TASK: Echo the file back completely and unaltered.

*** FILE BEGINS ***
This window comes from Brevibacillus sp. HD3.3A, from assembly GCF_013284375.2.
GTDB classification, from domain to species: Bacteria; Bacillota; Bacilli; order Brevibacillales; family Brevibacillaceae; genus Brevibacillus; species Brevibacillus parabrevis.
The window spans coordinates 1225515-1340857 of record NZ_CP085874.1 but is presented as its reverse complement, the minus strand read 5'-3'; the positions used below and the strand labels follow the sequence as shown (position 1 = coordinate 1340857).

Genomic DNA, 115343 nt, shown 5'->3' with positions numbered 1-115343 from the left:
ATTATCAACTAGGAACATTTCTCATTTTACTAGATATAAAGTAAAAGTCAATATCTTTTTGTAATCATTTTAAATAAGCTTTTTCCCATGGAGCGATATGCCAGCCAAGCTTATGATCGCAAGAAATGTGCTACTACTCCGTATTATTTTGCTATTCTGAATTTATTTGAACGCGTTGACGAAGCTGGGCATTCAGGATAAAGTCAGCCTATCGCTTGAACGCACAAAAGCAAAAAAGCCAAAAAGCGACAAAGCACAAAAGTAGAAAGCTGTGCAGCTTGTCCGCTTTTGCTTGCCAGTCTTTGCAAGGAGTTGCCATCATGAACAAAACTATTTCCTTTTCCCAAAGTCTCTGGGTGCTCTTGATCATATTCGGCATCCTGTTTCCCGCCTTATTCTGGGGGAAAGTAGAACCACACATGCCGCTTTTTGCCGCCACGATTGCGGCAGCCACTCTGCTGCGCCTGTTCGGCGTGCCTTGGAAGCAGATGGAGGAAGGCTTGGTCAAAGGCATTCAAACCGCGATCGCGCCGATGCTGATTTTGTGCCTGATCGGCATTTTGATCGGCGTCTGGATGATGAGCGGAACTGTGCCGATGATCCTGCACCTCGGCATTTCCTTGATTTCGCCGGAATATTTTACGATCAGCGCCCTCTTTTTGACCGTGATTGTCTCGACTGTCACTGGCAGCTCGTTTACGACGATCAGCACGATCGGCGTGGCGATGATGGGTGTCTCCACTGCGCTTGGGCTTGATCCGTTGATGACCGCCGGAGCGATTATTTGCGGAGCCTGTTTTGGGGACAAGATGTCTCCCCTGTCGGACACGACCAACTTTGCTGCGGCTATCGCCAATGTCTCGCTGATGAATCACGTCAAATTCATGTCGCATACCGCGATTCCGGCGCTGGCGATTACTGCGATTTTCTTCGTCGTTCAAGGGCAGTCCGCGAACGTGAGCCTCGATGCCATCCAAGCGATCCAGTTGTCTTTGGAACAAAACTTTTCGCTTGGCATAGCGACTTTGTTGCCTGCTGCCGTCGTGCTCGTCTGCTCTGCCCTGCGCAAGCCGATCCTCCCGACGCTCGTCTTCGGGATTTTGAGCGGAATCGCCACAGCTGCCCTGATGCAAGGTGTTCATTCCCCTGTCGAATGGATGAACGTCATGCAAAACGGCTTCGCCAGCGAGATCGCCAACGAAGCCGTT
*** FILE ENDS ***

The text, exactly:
This window comes from Brevibacillus sp. HD3.3A, from assembly GCF_013284375.2.
GTDB classification, from domain to species: Bacteria; Bacillota; Bacilli; order Brevibacillales; family Brevibacillaceae; genus Brevibacillus; species Brevibacillus parabrevis.
The window spans coordinates 1225515-1340857 of record NZ_CP085874.1 but is presented as its reverse complement, the minus strand read 5'-3'; the positions used below and the strand labels follow the sequence as shown (position 1 = coordinate 1340857).

Genomic DNA, 115343 nt, shown 5'->3' with positions numbered 1-115343 from the left:
ATTATCAACTAGGAACATTTCTCATTTTACTAGATATAAAGTAAAAGTCAATATCTTTTTGTAATCATTTTAAATAAGCTTTTTCCCATGGAGCGATATGCCAGCCAAGCTTATGATCGCAAGAAATGTGCTACTACTCCGTATTATTTTGCTATTCTGAATTTATTTGAACGCGTTGACGAAGCTGGGCATTCAGGATAAAGTCAGCCTATCGCTTGAACGCACAAAAGCAAAAAAGCCAAAAAGCGACAAAGCACAAAAGTAGAAAGCTGTGCAGCTTGTCCGCTTTTGCTTGCCAGTCTTTGCAAGGAGTTGCCATCATGAACAAAACTATTTCCTTTTCCCAAAGTCTCTGGGTGCTCTTGATCATATTCGGCATCCTGTTTCCCGCCTTATTCTGGGGGAAAGTAGAACCACACATGCCGCTTTTTGCCGCCACGATTGCGGCAGCCACTCTGCTGCGCCTGTTCGGCGTGCCTTGGAAGCAGATGGAGGAAGGCTTGGTCAAAGGCATTCAAACCGCGATCGCGCCGATGCTGATTTTGTGCCTGATCGGCATTTTGATCGGCGTCTGGATGATGAGCGGAACTGTGCCGATGATCCTGCACCTCGGCATTTCCTTGATTTCGCCGGAATATTTTACGATCAGCGCCCTCTTTTTGACCGTGATTGTCTCGACTGTCACTGGCAGCTCGTTTACGACGATCAGCACGATCGGCGTGGCGATGATGGGTGTCTCCACTGCGCTTGGGCTTGATCCGTTGATGACCGCCGGAGCGATTATTTGCGGAGCCTGTTTTGGGGACAAGATGTCTCCCCTGTCGGACACGACCAACTTTGCTGCGGCTATCGCCAATGTCTCGCTGATGAATCACGTCAAATTCATGTCGCATACCGCGATTCCGGCGCTGGCGATTACTGCGATTTTCTTCGTCGTTCAAGGGCAGTCCGCGAACGTGAGCCTCGATGCCATCCAAGCGATCCAGTTGTCTTTGGAACAAAACTTTTCGCTTGGCATAGCGACTTTGTTGCCTGCTGCCGTCGTGCTCGTCTGCTCTGCCCTGCGCAAGCCGATCCTCCCGACGCTCGTCTTCGGGATTTTGAGCGGAATCGCCACAGCTGCCCTGATGCAAGGTGTTCATTCCCCTGTCGAATGGATGAACGTCATGCAAAACGGCTTCGCCAGCGAGATCGCCAACGAAGCCGTT